Building the blocks of a new era in project finance
There’s a problem in project finance. Banks no longer want to hold assets. Governments want to launch huge infrastructure projects. Can traditional asset managers and pension funds, which like the risk/reward profile of infrastructure, fill the gap?
Project financing is a stark example of a market where high risk-weighted charges and the high cost of long-dated liabilities are leading to a reduction in banks’ appetite to provide financing.
As in lending to small and medium-sized enterprises (SMEs), where policymakers are badgering banks to keep lending even while announcing new capital and liquidity requirements that make it hard for them to do so, project and infrastructure finance increasingly looks central to efforts to kick-start stalled economies. And as with SME lending, it looks as if institutional investors and asset managers will have to pick up the slack from the banks.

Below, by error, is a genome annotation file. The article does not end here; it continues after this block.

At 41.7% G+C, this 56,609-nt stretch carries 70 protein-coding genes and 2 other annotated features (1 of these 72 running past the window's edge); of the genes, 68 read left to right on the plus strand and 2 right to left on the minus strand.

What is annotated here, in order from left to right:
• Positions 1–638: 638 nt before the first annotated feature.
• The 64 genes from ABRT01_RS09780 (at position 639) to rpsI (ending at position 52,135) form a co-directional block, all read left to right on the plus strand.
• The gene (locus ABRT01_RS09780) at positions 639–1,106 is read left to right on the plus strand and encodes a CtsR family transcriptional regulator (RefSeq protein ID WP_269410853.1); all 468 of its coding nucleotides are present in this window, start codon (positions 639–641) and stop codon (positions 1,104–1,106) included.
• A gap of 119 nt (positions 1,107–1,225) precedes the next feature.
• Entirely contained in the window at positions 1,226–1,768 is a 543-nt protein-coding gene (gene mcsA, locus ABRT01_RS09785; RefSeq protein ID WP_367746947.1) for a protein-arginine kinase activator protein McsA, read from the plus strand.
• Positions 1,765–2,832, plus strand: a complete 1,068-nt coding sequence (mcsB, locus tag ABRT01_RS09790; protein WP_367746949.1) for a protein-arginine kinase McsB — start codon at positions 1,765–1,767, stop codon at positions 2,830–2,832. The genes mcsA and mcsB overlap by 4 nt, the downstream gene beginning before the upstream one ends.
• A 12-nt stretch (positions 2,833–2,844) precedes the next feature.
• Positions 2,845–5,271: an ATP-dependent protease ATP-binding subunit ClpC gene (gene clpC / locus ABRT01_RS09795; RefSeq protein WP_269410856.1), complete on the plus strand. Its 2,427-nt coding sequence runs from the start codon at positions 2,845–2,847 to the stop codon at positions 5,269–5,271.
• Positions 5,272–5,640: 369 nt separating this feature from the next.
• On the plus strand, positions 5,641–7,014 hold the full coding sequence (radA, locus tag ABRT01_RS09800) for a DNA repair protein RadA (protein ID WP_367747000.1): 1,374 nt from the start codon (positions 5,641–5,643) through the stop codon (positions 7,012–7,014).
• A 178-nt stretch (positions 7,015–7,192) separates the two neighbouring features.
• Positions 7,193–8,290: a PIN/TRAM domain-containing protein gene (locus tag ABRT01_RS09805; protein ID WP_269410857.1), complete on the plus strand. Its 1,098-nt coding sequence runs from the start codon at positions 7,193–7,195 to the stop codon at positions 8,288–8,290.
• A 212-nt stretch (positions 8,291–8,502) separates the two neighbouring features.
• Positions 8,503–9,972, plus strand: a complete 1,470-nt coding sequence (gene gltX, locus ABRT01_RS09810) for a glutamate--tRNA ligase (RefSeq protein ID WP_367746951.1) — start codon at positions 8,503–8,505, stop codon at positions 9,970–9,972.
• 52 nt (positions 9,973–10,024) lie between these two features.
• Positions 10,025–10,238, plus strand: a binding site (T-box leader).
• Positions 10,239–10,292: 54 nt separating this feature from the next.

At the end of June, Bank of Ireland offered a clue as to the way forward for project and infrastructure finance when it disclosed an agreement to sell a portfolio of UK loans, with total drawn and undrawn commitments of circa €270 million, to the Danish pension fund PensionDanmark. The pension fund picked up the portfolio at an attractive discount, at a price around 83.5% of these commitments’ face value, which should bring a decent yield.
The next stop for long-term real-money investors after buying up seasoned portfolios from forced sellers is to position themselves as the source of new funding.